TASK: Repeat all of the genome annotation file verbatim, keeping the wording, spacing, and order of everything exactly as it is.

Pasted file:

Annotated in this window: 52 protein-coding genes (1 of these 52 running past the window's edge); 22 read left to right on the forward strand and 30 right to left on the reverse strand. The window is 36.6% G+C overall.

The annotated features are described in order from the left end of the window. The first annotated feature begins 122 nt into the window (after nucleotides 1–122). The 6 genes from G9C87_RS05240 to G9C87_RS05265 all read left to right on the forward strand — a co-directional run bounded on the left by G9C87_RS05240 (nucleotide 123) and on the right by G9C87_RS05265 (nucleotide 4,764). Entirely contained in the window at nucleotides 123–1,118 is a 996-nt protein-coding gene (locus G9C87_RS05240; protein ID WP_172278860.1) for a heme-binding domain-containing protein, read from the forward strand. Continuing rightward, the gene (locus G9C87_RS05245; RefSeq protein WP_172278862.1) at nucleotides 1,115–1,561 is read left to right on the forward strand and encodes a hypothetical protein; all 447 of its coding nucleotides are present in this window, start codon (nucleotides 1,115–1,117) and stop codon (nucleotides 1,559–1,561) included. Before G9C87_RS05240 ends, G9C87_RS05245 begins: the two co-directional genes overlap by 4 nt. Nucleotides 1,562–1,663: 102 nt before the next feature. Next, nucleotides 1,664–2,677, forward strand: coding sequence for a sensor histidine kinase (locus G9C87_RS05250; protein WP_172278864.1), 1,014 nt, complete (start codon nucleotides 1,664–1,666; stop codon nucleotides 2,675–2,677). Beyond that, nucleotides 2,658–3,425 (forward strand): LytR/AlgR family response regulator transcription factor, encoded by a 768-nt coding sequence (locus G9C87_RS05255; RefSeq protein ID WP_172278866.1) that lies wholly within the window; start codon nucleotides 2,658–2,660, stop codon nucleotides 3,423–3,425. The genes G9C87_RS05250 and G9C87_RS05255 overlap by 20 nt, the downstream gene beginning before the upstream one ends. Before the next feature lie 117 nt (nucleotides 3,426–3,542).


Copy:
Annotated in this window: 52 protein-coding genes (1 of these 52 running past the window's edge); 22 read left to right on the forward strand and 30 right to left on the reverse strand. The window is 36.6% G+C overall.

The annotated features are described in order from the left end of the window. The first annotated feature begins 122 nt into the window (after nucleotides 1–122). The 6 genes from G9C87_RS05240 to G9C87_RS05265 all read left to right on the forward strand — a co-directional run bounded on the left by G9C87_RS05240 (nucleotide 123) and on the right by G9C87_RS05265 (nucleotide 4,764). Entirely contained in the window at nucleotides 123–1,118 is a 996-nt protein-coding gene (locus G9C87_RS05240; protein ID WP_172278860.1) for a heme-binding domain-containing protein, read from the forward strand. Continuing rightward, the gene (locus G9C87_RS05245; RefSeq protein WP_172278862.1) at nucleotides 1,115–1,561 is read left to right on the forward strand and encodes a hypothetical protein; all 447 of its coding nucleotides are present in this window, start codon (nucleotides 1,115–1,117) and stop codon (nucleotides 1,559–1,561) included. Before G9C87_RS05240 ends, G9C87_RS05245 begins: the two co-directional genes overlap by 4 nt. Nucleotides 1,562–1,663: 102 nt before the next feature. Next, nucleotides 1,664–2,677, forward strand: coding sequence for a sensor histidine kinase (locus G9C87_RS05250; protein WP_172278864.1), 1,014 nt, complete (start codon nucleotides 1,664–1,666; stop codon nucleotides 2,675–2,677). Beyond that, nucleotides 2,658–3,425 (forward strand): LytR/AlgR family response regulator transcription factor, encoded by a 768-nt coding sequence (locus G9C87_RS05255; RefSeq protein ID WP_172278866.1) that lies wholly within the window; start codon nucleotides 2,658–2,660, stop codon nucleotides 3,423–3,425. The genes G9C87_RS05250 and G9C87_RS05255 overlap by 20 nt, the downstream gene beginning before the upstream one ends. Before the next feature lie 117 nt (nucleotides 3,426–3,542).